New Method Changes The Way Optical Devices Scatter Light

Researchers at MIT’s Media Lab and Harvard University have discovered that mixing solids and liquids enhances the optical properties of both materials. They found that changing the temperature of a solid-liquid mixture dramatically alters the way that light is diffused. The researchers also built a computer model that can be used to design custom liquid-solid mixtures for specific purposes. Potential applications for the researchers’ new approach include: calibrating imaging systems, creating materials for holographic video screens, or creating tunable optical devices for imaging, sensing, and photography.

It’s hard to find a solid and liquid that have exactly the same refractive index at room temperature. But if the speed at which the refractive index changes for solid and liquid is different — which is the case for most solids and liquids — then at a certain temperature they will exactly match, to the last digit. That’s why you see this giant jump in transparency.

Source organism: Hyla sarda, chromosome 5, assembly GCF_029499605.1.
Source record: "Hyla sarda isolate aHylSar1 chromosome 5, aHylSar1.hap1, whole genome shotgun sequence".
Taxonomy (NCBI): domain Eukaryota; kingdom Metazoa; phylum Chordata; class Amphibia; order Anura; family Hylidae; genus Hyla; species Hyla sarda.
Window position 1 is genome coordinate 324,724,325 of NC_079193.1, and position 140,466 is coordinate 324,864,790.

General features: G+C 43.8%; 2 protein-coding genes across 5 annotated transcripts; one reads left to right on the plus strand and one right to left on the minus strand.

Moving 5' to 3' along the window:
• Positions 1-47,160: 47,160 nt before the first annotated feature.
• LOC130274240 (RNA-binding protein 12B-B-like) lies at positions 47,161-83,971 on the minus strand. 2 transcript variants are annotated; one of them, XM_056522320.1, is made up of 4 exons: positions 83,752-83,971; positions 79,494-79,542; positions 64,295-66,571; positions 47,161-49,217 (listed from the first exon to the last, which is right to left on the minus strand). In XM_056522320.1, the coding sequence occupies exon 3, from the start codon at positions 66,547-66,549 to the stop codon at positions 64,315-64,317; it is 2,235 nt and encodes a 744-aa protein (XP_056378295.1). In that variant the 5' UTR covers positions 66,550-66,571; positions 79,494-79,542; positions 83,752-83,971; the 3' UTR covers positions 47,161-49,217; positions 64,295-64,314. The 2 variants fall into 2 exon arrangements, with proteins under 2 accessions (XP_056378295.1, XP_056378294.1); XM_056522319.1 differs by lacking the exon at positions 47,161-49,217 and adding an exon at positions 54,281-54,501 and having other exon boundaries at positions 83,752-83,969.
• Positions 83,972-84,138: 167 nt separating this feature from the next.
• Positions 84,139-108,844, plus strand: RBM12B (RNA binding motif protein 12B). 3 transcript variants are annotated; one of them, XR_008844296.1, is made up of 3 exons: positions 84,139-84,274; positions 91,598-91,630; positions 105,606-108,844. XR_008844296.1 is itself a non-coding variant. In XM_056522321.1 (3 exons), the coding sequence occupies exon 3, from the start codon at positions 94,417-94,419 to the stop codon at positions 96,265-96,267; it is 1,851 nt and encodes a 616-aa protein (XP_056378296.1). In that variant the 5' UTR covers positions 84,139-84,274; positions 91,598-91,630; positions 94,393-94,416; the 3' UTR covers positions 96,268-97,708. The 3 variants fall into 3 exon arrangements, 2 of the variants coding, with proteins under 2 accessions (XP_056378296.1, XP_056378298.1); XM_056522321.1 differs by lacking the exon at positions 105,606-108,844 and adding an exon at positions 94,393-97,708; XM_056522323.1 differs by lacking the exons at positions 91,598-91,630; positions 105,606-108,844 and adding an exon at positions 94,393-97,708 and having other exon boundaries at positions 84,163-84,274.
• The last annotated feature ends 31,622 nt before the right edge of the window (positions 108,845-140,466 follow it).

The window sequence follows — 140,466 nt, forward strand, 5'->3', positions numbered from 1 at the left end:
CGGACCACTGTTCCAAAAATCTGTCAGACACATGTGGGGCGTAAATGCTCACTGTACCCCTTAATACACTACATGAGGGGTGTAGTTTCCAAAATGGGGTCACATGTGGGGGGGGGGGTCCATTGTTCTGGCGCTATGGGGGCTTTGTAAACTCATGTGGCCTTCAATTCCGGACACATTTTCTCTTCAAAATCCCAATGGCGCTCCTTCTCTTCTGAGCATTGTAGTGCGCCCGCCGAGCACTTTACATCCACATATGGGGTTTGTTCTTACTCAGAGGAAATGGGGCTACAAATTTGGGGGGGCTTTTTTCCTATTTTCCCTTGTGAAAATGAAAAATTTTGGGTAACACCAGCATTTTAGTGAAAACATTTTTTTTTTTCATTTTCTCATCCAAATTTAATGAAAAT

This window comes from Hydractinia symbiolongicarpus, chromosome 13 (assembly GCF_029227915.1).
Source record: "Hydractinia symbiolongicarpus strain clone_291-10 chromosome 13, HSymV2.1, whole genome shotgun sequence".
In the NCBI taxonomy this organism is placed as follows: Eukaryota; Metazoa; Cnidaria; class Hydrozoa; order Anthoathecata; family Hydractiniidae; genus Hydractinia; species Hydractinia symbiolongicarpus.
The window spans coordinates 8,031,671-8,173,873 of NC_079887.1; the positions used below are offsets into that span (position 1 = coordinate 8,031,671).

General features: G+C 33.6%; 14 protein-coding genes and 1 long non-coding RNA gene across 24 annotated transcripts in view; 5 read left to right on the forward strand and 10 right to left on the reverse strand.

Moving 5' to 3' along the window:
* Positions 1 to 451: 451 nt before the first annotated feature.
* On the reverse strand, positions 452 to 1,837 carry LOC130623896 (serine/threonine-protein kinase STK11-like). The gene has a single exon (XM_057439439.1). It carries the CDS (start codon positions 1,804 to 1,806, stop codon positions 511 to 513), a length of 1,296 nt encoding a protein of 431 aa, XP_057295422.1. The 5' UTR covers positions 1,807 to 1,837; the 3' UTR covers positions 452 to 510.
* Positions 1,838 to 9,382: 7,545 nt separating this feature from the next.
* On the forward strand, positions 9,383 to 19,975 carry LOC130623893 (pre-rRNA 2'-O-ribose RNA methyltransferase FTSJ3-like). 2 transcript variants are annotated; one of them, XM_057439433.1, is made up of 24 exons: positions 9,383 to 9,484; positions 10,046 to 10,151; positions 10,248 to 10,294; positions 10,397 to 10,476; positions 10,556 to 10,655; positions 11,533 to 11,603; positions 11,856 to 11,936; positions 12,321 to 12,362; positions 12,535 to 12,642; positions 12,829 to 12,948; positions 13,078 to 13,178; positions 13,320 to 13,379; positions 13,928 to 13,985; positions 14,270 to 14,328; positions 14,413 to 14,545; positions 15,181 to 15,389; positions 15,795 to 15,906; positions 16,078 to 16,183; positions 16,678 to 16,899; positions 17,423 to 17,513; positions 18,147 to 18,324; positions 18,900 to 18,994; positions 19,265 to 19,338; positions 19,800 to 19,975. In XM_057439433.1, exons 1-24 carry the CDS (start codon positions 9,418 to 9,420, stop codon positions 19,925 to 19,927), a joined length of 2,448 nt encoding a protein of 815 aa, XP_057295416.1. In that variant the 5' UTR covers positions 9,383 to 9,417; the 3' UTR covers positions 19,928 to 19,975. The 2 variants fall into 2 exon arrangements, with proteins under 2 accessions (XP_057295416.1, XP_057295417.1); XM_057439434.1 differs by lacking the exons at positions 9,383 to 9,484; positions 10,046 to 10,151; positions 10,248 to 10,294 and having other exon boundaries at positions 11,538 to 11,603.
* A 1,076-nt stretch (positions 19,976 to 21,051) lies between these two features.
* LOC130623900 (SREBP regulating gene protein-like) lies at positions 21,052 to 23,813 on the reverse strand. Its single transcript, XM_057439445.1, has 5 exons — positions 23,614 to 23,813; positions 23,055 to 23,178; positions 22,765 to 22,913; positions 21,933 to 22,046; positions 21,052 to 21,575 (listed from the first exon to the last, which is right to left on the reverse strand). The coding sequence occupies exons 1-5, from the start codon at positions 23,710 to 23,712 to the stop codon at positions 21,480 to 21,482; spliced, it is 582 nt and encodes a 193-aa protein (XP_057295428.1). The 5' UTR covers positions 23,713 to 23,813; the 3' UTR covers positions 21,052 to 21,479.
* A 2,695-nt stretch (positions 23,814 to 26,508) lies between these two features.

Barmak Heshmat, MIT

The particular fluid and glass that were used in the prototype were chosen because they have very similar refractive indices, meaning light is scattered through them at similar speeds. The researchers discovered that changing the mixture’s temperature altered the refractive indices. A temperature change of ten degrees increases the diffusivity of their device tenfold, and a change of 42 degrees changed it a thousandfold. The study is described in a paper that published in the journal ACS Photonics.

 Source: MIT | Images courtesy of the researchers

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